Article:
docible age.

and war.

I call therefore a complete and generous education, that which fits a man to perform justly, skilfully and magnanimously all the offices, both private and public, of

peace

And how all this may be done between twelve and one and twenty, less time than is now bestowed in pure trifling at grammar and sophistry, is to be thus ordered, &c. &c.*

THE CONNECTION BETWEEN ERROR

AND TRUTH.

Good and evil we know in the field of this world grow up together almost inseparably: and the knowledge of good is so involved and interwoven with the knowledge of evil, and in so many cunning resemblances hardly to be discerned, that those confused seeds which were imposed upon Psyche as an incessant labour to cull out and sort asunder, were not more intermixed.+

* From Milton's Letter to Master Hartlib.

+ We are much beholden to Machiavel and others, who write what men do, and not what they ought to do; for it is not possible to join serpentine wisdom with columbine inno

ACTIVE VIRTUE.

I CANNOT praise a fugitive and cloistered virtue unexercised and unbreathed, that never sallies out and sees her adversary, but slinks out of the race, where that immortal garland is to be run for, not

cency, except men knew exactly all the conditions of the serpent; his baseness and going upon his belly : his volubility, and lubricity; his envy and sting.

The connection between truth and error, or rather how error leads to truth, may be seen in tracing the drogress of any invention, as the steam engine; or of any science, of astronomy for instance, of which there is to any person desirous to see how light arises out of darkness, a very interesting delineation in the posthumous works of Adam Smith.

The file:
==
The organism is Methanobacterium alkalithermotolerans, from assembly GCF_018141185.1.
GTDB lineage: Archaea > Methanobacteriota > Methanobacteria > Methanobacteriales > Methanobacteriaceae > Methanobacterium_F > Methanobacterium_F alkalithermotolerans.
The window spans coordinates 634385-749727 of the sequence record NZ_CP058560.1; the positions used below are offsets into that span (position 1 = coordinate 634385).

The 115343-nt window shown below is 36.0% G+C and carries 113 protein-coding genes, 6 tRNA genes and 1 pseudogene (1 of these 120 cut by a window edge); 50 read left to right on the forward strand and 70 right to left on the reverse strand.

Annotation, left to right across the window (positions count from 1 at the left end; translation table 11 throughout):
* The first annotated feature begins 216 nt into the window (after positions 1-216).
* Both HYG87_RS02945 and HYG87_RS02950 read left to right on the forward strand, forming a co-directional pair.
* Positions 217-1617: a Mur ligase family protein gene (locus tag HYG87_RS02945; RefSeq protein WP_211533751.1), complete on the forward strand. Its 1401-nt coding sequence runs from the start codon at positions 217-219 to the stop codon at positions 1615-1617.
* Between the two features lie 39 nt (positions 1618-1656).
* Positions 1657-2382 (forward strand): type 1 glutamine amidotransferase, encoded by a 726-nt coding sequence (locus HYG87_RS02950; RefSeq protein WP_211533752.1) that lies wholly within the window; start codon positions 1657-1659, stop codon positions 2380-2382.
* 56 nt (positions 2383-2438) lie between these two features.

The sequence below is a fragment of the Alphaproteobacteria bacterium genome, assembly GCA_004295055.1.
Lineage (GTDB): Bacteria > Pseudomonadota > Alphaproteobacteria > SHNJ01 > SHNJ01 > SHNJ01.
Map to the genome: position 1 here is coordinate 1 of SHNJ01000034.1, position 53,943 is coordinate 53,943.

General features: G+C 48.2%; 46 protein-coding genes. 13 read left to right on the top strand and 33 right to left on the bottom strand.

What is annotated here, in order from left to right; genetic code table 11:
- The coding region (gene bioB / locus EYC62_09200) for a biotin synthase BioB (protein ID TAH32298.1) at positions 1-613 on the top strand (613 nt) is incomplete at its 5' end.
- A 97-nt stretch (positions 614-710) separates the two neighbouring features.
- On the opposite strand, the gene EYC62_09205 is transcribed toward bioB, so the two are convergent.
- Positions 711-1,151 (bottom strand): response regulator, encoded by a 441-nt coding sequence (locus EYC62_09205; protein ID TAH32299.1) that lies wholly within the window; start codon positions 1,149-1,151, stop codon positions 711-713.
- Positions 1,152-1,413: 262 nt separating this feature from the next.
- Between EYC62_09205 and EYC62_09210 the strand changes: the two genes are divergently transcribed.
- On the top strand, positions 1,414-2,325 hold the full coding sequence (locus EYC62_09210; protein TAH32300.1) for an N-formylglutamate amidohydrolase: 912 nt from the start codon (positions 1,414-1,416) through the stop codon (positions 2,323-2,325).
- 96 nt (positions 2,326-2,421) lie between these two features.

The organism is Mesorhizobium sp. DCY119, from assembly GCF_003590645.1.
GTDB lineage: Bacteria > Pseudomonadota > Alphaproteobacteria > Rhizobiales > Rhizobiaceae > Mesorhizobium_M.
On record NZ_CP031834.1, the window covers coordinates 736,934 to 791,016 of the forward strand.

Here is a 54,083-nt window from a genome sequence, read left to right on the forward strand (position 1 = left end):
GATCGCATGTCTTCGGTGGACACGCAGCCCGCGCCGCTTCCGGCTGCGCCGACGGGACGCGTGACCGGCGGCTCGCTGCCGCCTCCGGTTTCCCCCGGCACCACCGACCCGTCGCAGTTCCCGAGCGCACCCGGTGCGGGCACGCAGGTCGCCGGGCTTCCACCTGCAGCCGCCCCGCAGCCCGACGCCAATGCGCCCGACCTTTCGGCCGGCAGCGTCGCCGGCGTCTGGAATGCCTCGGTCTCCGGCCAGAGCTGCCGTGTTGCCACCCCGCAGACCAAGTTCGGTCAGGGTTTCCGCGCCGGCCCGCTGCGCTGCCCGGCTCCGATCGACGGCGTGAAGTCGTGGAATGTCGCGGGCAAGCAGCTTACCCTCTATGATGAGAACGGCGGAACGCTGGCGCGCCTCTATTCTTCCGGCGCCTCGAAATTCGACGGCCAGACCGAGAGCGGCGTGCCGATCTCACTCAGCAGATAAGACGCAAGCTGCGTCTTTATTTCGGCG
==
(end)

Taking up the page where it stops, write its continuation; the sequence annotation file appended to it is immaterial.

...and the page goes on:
Yet surely to alchemy this right is due, that it may be compared to the husbandman, whereof Æsop makes the fable; that, when he died, told his sons, that he had left unto them gold buried under ground in his vineyard : and they digged over all the ground, and gold they found none: but by reason of their stirring and digging the mould about the roots of the vines, they had a great vintage the year following ; so assuredly the search and stir to make gold hath brought to light a great number of good and fruitful inventions and experiments, as well for the disclosing of nature, as for the use of man's life.—BACON.

Good and ill are universally intermingled and confounded; - happiness and misery, wisdom and folly, virtue and vice. Nothing is pure and entirely of a piece. All advantages are attended with disadvantages. A universal compensation prevails in all conditions of being and existence. And it is scarce possible for us by our most chimerical wishes, to form the idea of a station or situation altogether desirable. The draughts of life, according to the poet's fiction, are always mixed from vessels on each hand of Jupiter : or if any cup be presented altogether pure, it is drawn only, as the same poet tells us,

from the left-handed vessel.-HUME. Truth is often covered with heaps of idle and unprofitable